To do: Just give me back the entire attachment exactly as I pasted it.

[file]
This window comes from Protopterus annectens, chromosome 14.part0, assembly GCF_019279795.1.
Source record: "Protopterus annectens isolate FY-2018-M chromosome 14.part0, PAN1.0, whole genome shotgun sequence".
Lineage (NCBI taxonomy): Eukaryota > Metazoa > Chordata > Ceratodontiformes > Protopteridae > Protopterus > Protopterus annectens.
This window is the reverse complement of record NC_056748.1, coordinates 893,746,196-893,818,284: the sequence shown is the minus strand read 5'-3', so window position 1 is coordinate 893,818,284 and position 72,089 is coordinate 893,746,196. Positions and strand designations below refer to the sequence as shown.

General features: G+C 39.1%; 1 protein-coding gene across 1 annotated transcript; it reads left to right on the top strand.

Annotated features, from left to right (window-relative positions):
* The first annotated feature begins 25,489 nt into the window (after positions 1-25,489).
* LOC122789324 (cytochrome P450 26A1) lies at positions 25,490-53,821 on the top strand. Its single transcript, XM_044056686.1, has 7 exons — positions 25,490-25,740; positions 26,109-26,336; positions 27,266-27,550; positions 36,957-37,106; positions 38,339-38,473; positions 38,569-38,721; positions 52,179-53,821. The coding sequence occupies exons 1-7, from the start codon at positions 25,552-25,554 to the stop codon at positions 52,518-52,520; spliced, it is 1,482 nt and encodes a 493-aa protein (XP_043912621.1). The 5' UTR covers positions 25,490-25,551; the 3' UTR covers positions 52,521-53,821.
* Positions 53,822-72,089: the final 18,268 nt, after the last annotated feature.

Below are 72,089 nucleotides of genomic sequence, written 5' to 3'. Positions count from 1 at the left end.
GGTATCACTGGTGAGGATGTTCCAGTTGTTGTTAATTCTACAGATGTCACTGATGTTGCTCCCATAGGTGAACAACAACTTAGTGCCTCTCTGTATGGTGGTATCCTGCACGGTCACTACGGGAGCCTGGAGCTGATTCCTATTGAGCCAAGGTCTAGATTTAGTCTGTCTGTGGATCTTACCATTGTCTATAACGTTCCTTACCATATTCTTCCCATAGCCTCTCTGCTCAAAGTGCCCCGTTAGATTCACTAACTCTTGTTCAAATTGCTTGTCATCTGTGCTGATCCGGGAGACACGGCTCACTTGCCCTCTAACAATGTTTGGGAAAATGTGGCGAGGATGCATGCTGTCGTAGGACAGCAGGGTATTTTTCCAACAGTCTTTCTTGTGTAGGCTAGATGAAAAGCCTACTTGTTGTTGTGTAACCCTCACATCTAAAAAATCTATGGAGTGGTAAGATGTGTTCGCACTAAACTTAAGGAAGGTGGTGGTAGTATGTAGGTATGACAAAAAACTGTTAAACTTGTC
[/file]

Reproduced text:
This window comes from Protopterus annectens, chromosome 14.part0, assembly GCF_019279795.1.
Source record: "Protopterus annectens isolate FY-2018-M chromosome 14.part0, PAN1.0, whole genome shotgun sequence".
Lineage (NCBI taxonomy): Eukaryota > Metazoa > Chordata > Ceratodontiformes > Protopteridae > Protopterus > Protopterus annectens.
This window is the reverse complement of record NC_056748.1, coordinates 893,746,196-893,818,284: the sequence shown is the minus strand read 5'-3', so window position 1 is coordinate 893,818,284 and position 72,089 is coordinate 893,746,196. Positions and strand designations below refer to the sequence as shown.

General features: G+C 39.1%; 1 protein-coding gene across 1 annotated transcript; it reads left to right on the top strand.

Annotated features, from left to right (window-relative positions):
* The first annotated feature begins 25,489 nt into the window (after positions 1-25,489).
* LOC122789324 (cytochrome P450 26A1) lies at positions 25,490-53,821 on the top strand. Its single transcript, XM_044056686.1, has 7 exons — positions 25,490-25,740; positions 26,109-26,336; positions 27,266-27,550; positions 36,957-37,106; positions 38,339-38,473; positions 38,569-38,721; positions 52,179-53,821. The coding sequence occupies exons 1-7, from the start codon at positions 25,552-25,554 to the stop codon at positions 52,518-52,520; spliced, it is 1,482 nt and encodes a 493-aa protein (XP_043912621.1). The 5' UTR covers positions 25,490-25,551; the 3' UTR covers positions 52,521-53,821.
* Positions 53,822-72,089: the final 18,268 nt, after the last annotated feature.

Below are 72,089 nucleotides of genomic sequence, written 5' to 3'. Positions count from 1 at the left end.
GGTATCACTGGTGAGGATGTTCCAGTTGTTGTTAATTCTACAGATGTCACTGATGTTGCTCCCATAGGTGAACAACAACTTAGTGCCTCTCTGTATGGTGGTATCCTGCACGGTCACTACGGGAGCCTGGAGCTGATTCCTATTGAGCCAAGGTCTAGATTTAGTCTGTCTGTGGATCTTACCATTGTCTATAACGTTCCTTACCATATTCTTCCCATAGCCTCTCTGCTCAAAGTGCCCCGTTAGATTCACTAACTCTTGTTCAAATTGCTTGTCATCTGTGCTGATCCGGGAGACACGGCTCACTTGCCCTCTAACAATGTTTGGGAAAATGTGGCGAGGATGCATGCTGTCGTAGGACAGCAGGGTATTTTTCCAACAGTCTTTCTTGTGTAGGCTAGATGAAAAGCCTACTTGTTGTTGTGTAACCCTCACATCTAAAAAATCTATGGAGTGGTAAGATGTGTTCGCACTAAACTTAAGGAAGGTGGTGGTAGTATGTAGGTATGACAAAAAACTGTTAAACTTGTC